Stateless determination procedure has to be established, so that stateless persons access to protection is effectively guaranteed.
Unaccompanied and separated minors – stateless or at risk of being stateless. Identification and protection concerns.
Since the beginning of the war, as the main concern was safety and security of Ukrainian people, many Ukrainian children may have entered Poland without a passport or other document confirming their identity and descent. Some of them may have entered only with birth certificates or even without any documents indicating their identity and nationality. There is a register of unaccompanied minors from Ukraine run by the Ministry of Family and Social Policy. There is no obligatory registration system for Ukrainian nationals, including separated minors. Many of them register with PESEL database. Registration with PESEL database was and is possible based not only on official documents but also based on their copies or – in lack of thereof – even oral statements. There is no full legal verification of nationality in case of PESEL database registration. In case of separated minors a factual guardian (not yet legally appointed) can register a child with PESEL database. Factual guardians of separated minors may be appointed by the court as their temporary legal guardians in a simplified procedure. According to the accessible data, as of beginning of May 2022 Polish courts received 16335 applications to appoint a temporary legal guardian, 15.654 of which were decided upon2.
(2 https://www.prawo.pl/prawnicy-sady/opiekun-tymczasowy-dla-ukrainskich-dzieci-statystyki-marzec-maj,515115.html)
Points of concern:
Some of the children may have entered Poland without a passport or other ID with a photograph. It is crucial to identify them and establish their nationality as soon as possible, given the possible difficulties with accessing Ukrainian databases and archives or even possible destruction of databases or archives as a result of military operations. In that case a child may have problems with confirming where they were born and to what parents, as a consequence with proving their nationality, what may effectively render them stateless. Some of the children that arrived from Ukraine may have been born in occupied territories. In case they don’t possess a passport, establishing their nationality may be challenging, since Ukrainian authorities currently may not have access to databases of births on the occupied territories or such access may be hindered. Such children may thus be at risk of being stateless if Ukrainian authorities will not be able to confirm their identity and/or nationality.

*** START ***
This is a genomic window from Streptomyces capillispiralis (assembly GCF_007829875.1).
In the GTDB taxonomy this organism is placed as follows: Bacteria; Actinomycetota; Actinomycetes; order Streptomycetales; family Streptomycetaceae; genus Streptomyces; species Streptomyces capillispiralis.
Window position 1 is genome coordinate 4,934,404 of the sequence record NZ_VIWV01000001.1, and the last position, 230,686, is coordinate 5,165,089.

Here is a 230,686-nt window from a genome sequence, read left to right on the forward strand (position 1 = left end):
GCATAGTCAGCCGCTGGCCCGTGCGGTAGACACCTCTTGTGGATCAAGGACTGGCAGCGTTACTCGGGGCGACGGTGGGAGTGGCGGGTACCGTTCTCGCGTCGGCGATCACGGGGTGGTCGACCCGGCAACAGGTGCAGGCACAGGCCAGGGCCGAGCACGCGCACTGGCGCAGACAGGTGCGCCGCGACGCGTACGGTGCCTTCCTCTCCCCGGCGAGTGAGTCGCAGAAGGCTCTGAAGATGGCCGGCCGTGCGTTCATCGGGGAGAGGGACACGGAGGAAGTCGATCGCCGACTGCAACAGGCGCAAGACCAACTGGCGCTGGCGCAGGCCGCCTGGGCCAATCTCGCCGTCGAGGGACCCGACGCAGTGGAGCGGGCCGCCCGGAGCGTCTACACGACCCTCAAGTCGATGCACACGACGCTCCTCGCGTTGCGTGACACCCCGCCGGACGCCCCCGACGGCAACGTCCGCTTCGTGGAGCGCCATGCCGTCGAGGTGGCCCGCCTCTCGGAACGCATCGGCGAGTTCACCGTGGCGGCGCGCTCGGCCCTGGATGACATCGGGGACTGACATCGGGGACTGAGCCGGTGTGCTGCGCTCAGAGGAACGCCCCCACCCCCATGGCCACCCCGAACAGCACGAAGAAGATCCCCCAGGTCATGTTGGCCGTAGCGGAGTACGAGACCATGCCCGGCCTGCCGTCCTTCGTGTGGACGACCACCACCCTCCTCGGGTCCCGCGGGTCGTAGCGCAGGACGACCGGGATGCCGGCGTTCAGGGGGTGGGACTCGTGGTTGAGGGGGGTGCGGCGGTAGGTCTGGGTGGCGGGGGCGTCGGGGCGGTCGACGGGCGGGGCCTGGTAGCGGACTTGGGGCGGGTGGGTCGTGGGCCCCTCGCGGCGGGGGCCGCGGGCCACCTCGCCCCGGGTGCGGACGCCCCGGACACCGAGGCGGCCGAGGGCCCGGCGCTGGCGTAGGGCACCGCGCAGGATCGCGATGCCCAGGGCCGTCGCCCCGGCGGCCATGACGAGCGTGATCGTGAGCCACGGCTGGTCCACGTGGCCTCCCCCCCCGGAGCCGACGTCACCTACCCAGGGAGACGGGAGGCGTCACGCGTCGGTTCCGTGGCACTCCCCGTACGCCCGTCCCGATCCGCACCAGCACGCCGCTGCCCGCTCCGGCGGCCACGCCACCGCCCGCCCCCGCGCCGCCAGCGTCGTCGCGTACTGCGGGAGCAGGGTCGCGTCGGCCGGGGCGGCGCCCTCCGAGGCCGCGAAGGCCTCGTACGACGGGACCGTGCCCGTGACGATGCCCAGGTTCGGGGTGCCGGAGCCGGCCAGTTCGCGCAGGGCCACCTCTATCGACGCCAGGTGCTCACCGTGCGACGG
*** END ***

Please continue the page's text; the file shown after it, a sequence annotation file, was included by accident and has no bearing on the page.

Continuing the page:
It is recommended to identify children who may have challenges with proving their nationality and thus be at risk of being stateless.
It is recommended to establish a register of separated minors, which would include information on types of ID documents they possess.
It is recommended to gather data from the registry of unaccompanied minors with respect to the type of ID documents they possess.
It is important to inform temporary legal guardians to undertake necessary and possible steps to establish child’s nationality, in case they lack necessary documents.
It is important to raise this issue in dialogue with Ukrainian partners.
Download this Policy note here.

Refugees from Ukraine: stateless persons and persons at risk of being stateless